|Melanoma Antigen, Family D, 2||OKDB#: 3917|
|Synonyms:||11B6, BCG1, HCA10, JCL-1, MAGED, MAGE-D2, MGC8386,MAGED||Locus:||Xp11.2 in Homo sapiens||HPMR|
For retrieval of Nucleotide and Amino Acid sequences please go to:
Mammalian Reproductive Genetics Endometrium Database Resource Orthologous Genes UCSC Genome Browser GEO Profilesnew!
R-L INTERACTIONS MGI
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link to BioGPS
NCBI Summary: This gene is a member of the MAGED gene family. While the MAGEA and MAGEB genes are silent in normal tissues with the exception of testis and placenta, the MAGED genes are expressed ubiquitously. The MAGED genes are clustered on chromosome Xp11. This gene is located in Xp11.2, a hot spot for X-linked mental retardation (XLMR). Multiple alternatively spliced transcript variants have been found for this gene, however, the full length nature of some variants has not been defined. [provided by RefSeq]
|Cellular localization||Plasma membrane|
|Expression regulated by|
|Comment||Genomewide discovery and classification of candidate ovarian fertility genes in the mouse. Gallardo TD et al. Female infertility syndromes are among the most prevalent chronic health disorders in women, but their genetic basis remains unknown because of uncertainty regarding the number and identity of ovarian factors controlling the assembly, preservation, and maturation of ovarian follicles. To systematically discover ovarian fertility genes en masse, we employed a mouse model (Foxo3) in which follicles are assembled normally but then undergo synchronous activation. We developed a microarray-based approach for the systematic discovery of tissue-specific genes and, by applying it to Foxo3 ovaries and other samples, defined a surprisingly large set of ovarian factors (n = 348, approximately 1% of the mouse genome). This set included the vast majority of known ovarian factors, 44% of which when mutated produce female sterility phenotypes, but most were novel. Comparative profiling of other tissues, including microdissected oocytes and somatic cells, revealed distinct gene classes and provided new insights into oogenesis and ovarian function, demonstrating the utility of our approach for tissue-specific gene discovery. This study will thus facilitate comprehensive analyses of follicle development, ovarian function, and female infertility. This is an ovary -enriched gene.|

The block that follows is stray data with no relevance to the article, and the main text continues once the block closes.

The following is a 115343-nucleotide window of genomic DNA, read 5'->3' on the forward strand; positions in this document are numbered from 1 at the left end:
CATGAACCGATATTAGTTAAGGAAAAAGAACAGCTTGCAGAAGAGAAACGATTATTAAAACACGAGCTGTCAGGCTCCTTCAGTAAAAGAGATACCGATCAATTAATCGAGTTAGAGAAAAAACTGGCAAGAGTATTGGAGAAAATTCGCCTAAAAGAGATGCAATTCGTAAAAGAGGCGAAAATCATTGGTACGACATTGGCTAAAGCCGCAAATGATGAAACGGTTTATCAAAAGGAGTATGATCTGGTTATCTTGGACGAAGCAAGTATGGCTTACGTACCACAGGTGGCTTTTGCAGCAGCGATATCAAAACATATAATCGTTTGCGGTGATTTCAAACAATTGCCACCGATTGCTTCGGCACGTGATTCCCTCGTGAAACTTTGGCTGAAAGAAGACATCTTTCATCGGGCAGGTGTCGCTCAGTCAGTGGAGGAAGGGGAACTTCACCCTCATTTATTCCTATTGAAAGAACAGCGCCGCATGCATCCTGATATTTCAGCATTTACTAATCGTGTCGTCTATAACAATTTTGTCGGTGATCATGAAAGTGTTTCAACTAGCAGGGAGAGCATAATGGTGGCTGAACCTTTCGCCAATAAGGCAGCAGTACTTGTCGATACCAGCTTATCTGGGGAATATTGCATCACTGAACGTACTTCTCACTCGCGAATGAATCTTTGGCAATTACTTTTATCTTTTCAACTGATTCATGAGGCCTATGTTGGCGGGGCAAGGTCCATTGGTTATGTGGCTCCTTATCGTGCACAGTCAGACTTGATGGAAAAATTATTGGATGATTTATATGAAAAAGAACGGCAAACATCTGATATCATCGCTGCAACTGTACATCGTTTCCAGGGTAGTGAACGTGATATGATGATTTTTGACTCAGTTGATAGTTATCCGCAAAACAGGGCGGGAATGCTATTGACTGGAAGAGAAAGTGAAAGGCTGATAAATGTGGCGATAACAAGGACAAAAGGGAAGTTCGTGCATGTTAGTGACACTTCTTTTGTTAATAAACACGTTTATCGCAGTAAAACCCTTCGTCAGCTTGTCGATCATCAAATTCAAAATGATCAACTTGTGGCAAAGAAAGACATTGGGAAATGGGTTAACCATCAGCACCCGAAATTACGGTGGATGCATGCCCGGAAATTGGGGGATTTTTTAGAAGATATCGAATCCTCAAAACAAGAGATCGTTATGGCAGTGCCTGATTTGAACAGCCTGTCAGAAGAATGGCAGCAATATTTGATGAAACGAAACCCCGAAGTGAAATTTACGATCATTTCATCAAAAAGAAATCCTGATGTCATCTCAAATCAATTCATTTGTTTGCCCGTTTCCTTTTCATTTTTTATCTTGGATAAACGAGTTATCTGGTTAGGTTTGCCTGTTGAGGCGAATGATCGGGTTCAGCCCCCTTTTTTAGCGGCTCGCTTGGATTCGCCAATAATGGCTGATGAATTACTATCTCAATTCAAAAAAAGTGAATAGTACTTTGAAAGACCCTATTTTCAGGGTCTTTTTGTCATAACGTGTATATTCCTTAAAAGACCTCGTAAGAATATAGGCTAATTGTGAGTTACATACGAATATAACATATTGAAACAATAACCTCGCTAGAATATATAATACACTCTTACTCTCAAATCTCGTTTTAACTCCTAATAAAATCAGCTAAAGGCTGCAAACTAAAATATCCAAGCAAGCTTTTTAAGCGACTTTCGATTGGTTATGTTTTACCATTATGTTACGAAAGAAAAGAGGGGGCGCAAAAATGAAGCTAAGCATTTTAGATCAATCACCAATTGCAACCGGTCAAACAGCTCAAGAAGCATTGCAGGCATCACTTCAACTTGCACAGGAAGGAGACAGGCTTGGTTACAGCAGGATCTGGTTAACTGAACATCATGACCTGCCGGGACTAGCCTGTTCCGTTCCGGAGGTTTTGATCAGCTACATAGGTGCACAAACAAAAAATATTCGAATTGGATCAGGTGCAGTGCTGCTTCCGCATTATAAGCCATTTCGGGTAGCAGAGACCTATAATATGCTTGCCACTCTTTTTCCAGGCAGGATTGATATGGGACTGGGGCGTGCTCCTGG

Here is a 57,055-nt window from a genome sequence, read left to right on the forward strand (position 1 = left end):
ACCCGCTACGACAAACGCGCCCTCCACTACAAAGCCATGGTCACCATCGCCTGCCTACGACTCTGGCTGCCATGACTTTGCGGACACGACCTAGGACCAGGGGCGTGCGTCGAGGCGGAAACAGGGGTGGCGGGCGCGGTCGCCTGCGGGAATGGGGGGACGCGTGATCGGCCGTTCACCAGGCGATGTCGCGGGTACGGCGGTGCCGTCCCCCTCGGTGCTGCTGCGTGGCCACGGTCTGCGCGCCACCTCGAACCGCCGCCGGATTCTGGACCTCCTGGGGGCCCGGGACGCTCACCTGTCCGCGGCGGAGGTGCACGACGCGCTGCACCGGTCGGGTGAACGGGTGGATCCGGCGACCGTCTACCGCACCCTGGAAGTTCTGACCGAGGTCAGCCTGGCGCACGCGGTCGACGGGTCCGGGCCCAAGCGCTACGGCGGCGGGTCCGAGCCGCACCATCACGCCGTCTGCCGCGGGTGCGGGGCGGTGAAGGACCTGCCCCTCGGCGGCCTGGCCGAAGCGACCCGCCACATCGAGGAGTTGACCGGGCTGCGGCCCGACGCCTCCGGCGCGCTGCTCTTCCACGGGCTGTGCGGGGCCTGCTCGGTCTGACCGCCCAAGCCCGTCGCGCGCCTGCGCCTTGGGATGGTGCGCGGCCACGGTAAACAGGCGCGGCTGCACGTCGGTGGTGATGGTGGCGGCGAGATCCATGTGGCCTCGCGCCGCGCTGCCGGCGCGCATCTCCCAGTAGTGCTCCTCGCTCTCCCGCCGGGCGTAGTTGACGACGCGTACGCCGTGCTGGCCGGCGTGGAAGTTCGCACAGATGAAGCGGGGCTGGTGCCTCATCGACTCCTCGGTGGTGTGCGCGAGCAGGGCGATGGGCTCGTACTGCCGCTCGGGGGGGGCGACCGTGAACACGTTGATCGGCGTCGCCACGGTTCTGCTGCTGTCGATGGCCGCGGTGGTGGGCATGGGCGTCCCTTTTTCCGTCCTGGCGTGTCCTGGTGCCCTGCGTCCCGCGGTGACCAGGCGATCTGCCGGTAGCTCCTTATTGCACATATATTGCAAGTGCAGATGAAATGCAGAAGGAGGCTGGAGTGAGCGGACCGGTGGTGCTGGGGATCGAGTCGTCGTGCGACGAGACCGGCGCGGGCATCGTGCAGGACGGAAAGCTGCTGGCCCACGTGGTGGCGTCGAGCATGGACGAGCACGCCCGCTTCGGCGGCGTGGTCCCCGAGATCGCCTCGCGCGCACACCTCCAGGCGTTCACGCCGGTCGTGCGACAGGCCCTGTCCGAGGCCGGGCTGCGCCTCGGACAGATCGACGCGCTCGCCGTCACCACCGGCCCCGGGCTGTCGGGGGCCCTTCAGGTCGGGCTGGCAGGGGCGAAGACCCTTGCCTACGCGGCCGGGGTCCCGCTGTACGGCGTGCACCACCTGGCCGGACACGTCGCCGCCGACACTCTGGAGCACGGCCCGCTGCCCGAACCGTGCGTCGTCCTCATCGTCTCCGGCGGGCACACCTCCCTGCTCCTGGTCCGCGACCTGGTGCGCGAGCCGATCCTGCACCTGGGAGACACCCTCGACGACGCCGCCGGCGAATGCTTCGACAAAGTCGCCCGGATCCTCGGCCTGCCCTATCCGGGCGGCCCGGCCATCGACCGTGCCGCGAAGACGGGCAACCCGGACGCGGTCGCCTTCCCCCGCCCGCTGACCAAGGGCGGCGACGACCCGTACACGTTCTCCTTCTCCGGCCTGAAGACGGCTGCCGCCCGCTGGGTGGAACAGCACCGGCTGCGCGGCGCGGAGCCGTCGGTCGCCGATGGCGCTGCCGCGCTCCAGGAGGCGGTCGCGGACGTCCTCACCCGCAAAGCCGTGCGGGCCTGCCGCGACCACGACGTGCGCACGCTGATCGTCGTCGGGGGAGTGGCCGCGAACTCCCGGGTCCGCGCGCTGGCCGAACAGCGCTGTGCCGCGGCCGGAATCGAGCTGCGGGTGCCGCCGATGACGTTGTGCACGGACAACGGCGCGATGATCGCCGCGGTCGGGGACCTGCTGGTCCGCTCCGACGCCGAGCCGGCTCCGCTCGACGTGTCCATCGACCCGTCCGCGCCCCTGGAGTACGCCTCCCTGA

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Aaron J Hsueh,
home page: http://reprobio.stanford.edu/hsueh
|last update:||2009-01-28 10:16:02||by:||Aaron J Hsueh, hsuehlab email: firstname.lastname@example.org|